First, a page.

SEPTEMBER 30, 1955
NEW YORK—Of late we have been reading a number of articles by ex-Senator Harry Cain on the injustices in our security program. These point up the difficulty of preserving the rights of individuals while at the same time preserving the security of our country. There is one case I have watched with interest—that of Corienne Morrow who decided to fight for reinstatement in her position with the Housing and Home Finance Division of the National Housing Authority. She had been serving as Dr. Frank S. Horne's assistant. Dr. Horne lost his job in 1952 when it was placed in Schedule C and filled by political appointment, and Mrs. Morrow's position in the agency has been ruled not interchangeable with any other position. This, of course, is a device to circumvent Civil Service safeguards which might otherwise protect her.
Dr. Horne's case is being publicly fought. Mrs. Morrow's is just mentioned in passing now and then but it is of special interest to women because she worked her way up from a very low income bracket to an administrative position and she has been a symbol to many of her people both of the success and opportunity which Negro women might have in government service. She has almost 21 years of career service behind her and she is the senior in period service of all racial relations functionaries in the Housing and Home Finance Agency. Her annual salary was $10,065 when she was released. This makes her case important to a very great number of women, and I think it should be brought to the attention of the public and very carefully followed.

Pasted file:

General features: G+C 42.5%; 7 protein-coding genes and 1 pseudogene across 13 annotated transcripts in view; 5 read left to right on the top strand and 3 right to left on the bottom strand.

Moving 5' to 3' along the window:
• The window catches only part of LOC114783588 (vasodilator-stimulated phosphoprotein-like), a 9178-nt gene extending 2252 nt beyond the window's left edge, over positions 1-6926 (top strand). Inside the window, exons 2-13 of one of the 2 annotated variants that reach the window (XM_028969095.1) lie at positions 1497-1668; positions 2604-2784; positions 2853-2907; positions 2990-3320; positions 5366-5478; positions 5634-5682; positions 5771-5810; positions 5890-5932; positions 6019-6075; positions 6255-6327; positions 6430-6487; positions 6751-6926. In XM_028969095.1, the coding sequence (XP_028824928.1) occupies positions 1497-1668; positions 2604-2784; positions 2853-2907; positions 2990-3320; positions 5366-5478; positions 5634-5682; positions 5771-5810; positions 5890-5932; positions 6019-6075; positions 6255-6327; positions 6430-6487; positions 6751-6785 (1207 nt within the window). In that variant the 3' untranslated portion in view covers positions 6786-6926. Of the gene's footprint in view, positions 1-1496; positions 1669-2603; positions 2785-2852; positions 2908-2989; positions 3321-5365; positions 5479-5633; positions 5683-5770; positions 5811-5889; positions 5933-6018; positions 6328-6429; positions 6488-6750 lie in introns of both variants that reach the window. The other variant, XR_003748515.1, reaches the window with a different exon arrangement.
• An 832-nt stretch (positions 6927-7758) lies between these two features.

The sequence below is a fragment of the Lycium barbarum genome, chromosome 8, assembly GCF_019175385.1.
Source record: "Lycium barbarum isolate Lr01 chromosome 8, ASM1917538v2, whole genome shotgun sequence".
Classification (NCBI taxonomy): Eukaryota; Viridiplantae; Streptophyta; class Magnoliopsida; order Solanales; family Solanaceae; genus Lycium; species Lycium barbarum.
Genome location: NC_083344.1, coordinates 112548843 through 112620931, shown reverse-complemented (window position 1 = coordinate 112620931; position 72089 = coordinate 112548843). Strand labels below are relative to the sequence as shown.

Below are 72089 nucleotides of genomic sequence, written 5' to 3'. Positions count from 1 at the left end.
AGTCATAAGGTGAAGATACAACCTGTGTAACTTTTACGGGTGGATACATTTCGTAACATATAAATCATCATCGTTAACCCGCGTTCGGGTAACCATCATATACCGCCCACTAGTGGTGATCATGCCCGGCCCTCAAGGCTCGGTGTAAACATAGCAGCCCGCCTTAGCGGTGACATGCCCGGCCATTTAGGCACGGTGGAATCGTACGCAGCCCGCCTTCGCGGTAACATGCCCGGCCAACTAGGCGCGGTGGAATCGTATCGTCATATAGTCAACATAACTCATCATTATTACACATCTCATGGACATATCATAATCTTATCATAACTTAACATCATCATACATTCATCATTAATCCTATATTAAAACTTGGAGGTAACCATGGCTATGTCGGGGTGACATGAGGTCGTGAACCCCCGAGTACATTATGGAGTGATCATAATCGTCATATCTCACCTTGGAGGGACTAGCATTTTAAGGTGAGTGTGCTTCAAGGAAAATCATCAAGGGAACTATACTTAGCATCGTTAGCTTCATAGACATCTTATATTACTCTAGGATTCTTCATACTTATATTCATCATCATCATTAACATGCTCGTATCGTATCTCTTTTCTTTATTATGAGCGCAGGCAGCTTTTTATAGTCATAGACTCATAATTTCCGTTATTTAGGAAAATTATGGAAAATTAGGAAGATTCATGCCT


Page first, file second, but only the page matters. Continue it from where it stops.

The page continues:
On Wednesday morning I had to go to Worth Street and pass a test because I said I was deaf in my right ear when I renewed my driver's license. The test was quickly passed and my license renewed. But I decided that if I was going to be uptown in time to do a recording with Martha Deane I would have to take the subway. I discovered once I got into the Canal Street station that there are drawbacks to being photographed often for people look at you, think you are familiar, and then stare steadily trying to make out if they really know you or not! Finally someone says: "She looks like Mrs. Roosevelt," then they begin to ask if you are Mrs. Roosevelt. Just as this was happening the express came along and I got on but the process of recognition that began on the platform continued in the subway. One very sweet lady reminded me of all the times she had seen me before and several people asked me for autographs but I had to explain that I never did autographing in public places. When I got off at my stop I had to do what I always do—walk as fast as possible so that no one will have time for that second look which brings recognition.